A film about the Highway of Tears has won the Best Documentary accolade at the Malibu Film Festival on Saturday, just days after the B.C. government released its final update report on improving the notorious stretch of Highway 16.
Highway of Tears, a film by L.A.-based director Matt Smiley and producer Carly Pope, has been screened a handful of times since it premiered at the TIFF Human Rights Watch Film Festival in Toronto in March.
Through interviews with family members of victims, First Nations leaders and the RCMP, the film tackles the connection between missing Aboriginal women and issues such as generational poverty, residential schools, systemic violence and high unemployment rates in reserves.
Rather than graphically retelling what happened to the victims, Smiley said the finished film aimed to provide a platform for people connected to the Highway of Tears to tell their stories.
The director also wanted to give a voice to some of the powerful women in the affected communities.
He said a lot of people at the screenings had been shocked because they had not heard of the Highway of Tears.
“Especially here in Los Angeles, we did one private screening but still people were like, we always think of Canada as this super safe place,” he said.
“To a certain degree it is, but when you start diving deep into some of these issues, especially with regards to transportation, poverty or going to visit some of these First Nations reservations, you start to quickly realize some of the dangers that not only the young women live with but the young men as well.”
Smiley, who is originally from Montreal, was on a family trip to northern B.C. when he first heard about the disappearances along the Highway of Tears.
Around a campfire in the wilderness outside Prince George, Smiley heard how 25-year-old tree planter Nicole Hoar was hitchhiking from Prince George to Smithers when she vanished in 2002.
Moved by her story, Smiley, who has a background in commercial film and television, returned to L.A. with an idea for a feature film about a family’s struggle to find their daughter.
He started to piece together more information about the Highway of Tears and contacted family members of the missing and murdered women to find out more.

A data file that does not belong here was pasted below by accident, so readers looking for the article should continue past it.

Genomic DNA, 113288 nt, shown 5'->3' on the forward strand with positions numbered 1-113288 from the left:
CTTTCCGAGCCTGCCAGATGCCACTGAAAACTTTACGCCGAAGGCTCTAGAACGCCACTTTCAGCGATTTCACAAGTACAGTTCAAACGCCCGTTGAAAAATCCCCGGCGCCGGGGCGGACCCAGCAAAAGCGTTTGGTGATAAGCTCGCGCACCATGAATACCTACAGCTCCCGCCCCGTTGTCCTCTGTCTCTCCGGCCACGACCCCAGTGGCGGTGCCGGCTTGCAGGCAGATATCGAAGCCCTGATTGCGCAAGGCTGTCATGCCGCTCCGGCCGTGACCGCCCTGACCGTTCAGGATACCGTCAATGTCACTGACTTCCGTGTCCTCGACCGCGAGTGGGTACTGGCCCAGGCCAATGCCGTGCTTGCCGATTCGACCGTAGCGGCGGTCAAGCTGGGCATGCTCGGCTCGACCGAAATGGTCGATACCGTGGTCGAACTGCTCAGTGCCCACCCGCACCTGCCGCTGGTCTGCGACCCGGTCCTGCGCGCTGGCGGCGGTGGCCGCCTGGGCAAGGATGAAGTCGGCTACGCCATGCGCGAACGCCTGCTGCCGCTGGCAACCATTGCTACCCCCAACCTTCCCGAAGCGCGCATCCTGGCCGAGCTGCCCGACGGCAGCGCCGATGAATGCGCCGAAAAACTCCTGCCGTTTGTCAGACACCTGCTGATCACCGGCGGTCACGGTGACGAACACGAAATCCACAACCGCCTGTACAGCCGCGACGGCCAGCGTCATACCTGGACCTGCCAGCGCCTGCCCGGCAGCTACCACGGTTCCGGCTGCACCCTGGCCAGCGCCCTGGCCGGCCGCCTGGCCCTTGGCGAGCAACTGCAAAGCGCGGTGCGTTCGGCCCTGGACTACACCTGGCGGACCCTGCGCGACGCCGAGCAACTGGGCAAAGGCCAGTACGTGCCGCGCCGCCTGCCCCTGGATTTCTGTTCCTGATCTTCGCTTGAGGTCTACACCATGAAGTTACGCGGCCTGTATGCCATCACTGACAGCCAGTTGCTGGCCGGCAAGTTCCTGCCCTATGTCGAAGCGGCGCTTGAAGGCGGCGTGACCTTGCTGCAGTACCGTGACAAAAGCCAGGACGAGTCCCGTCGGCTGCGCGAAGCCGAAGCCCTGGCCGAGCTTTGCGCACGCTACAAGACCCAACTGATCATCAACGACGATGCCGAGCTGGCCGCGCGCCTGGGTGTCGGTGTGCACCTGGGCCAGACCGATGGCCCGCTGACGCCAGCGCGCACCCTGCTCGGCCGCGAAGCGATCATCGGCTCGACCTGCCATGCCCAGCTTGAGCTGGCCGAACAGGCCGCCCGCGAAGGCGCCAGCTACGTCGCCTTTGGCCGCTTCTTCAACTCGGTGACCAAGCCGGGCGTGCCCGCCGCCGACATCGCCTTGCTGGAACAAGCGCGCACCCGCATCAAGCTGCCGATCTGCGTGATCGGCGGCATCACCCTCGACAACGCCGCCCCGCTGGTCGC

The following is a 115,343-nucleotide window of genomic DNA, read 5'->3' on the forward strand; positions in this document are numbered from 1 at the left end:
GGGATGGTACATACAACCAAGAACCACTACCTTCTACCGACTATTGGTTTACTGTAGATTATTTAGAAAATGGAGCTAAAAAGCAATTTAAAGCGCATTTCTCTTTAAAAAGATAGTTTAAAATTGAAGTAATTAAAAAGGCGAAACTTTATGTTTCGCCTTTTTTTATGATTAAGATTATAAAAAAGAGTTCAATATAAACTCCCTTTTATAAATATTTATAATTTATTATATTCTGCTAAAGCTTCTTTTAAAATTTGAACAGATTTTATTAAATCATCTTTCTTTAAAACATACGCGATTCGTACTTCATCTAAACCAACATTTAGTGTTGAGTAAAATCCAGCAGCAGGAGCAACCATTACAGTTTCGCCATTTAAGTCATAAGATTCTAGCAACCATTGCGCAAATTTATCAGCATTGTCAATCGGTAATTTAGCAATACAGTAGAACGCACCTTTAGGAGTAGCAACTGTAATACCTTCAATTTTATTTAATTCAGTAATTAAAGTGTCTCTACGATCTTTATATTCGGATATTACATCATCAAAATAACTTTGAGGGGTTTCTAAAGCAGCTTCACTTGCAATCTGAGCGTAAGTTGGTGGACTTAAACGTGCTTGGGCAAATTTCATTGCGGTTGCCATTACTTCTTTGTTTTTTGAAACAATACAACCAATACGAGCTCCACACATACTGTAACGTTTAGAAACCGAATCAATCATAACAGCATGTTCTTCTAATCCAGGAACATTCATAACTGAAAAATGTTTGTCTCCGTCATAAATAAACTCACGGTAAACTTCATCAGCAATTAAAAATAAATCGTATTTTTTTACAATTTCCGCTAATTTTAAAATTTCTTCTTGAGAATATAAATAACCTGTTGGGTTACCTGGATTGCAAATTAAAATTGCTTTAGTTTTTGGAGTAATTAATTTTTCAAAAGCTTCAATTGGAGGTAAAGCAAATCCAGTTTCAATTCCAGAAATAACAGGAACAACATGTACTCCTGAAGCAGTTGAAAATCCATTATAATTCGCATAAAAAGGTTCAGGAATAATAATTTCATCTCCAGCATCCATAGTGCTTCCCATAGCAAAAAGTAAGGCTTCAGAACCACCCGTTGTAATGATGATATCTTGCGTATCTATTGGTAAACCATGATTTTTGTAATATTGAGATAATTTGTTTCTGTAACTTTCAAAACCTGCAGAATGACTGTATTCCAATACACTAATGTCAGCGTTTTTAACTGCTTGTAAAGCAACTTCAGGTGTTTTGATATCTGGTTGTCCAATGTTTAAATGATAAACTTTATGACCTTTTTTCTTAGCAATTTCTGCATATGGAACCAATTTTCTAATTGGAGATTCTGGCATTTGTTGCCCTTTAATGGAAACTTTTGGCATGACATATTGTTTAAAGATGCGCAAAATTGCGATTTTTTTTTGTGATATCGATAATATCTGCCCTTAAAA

But a few phone calls later, Smiley had abandoned his fiction concept.
“I had thought of a fiction film that I wanted to do out there and the more I started to research, there was really an immediate shift when I spoke to two or three family members,” he said.
“I’d never had an intention of making a documentary film but there was sort of a necessity that people would know about this.”
He met with his co-producer Carly Pope and started planning a three-week filming trip to northern B.C.
Before he returned with a crew, the director embarked on a solo trip to meet some of the family members of victims.
Smiley’s vision for the film was to let the story unfold “organically” through interviews.
“As far as my vision the most important part was trying to dig into the root causes of the issue,” he said.
“I think there will always be, sadly, murders and violence among ourselves but that huge disconnect as far as the sheer number of missing and murdered women, especially just in the North, was the nucleus of where I started and it’s definitely grown from there.”
As he became closer to the issue, Smiley was increasingly driven to raise awareness about the Highway of Tears.
Smiley said the reaction from First Nations representatives who had seen the film, including activist Gladys Radek whose niece disappeared on the Highway of Tears, had been positive to date.
He said he hadn’t anticipated how much impact the film would have in highlighting the issue of missing and murdered women in Canada.
“I went into this whole experience in a very naive fashion,” he said.
“I’ve always worked whether it be with commercials or acting or working with other directors on bigger motion pictures but I’d never really worked with, I would say, a cause.
“I didn’t really realize, although I went in with my heart, that it would actually make people pay attention to it … I’m very surprised at how it’s starting to bring people together.”
Last week the B.C. government released its final report on its progress implementing 56 recommendations of the Missing Women Commission Inquiry.
Better transportation along Highway 16 is discussed in the report, although it does not include a commitment to a shuttle service, which has been widely called for by relevant parties.
Smiley said transportation was just one element of what was needed to improve safety along the Highway of Tears and beyond.
He is also supporting the push for a national inquiry into missing and murdered Aboriginal women in Canada.
“There does need to be some sort of continued investigation by an independent group to continue finding obviously the names of missing and murdered women that are not documented and to keep ourselves in check to make sure there is proper education for the young women, especially with regards to transportation and safety, and to build more awareness,” he said.
“I think my biggest challenge to tackle is, with regards to the national inquiry, is getting all the various different First Nations and non-First Nations and non-government groups to all agree to the right action plan and for everybody to work together.”
To view the provincial government’s report, visit www.ag.gov.bc.ca/public_inquiries.
For more information about the film visit www.highwayoftearsfilm.com.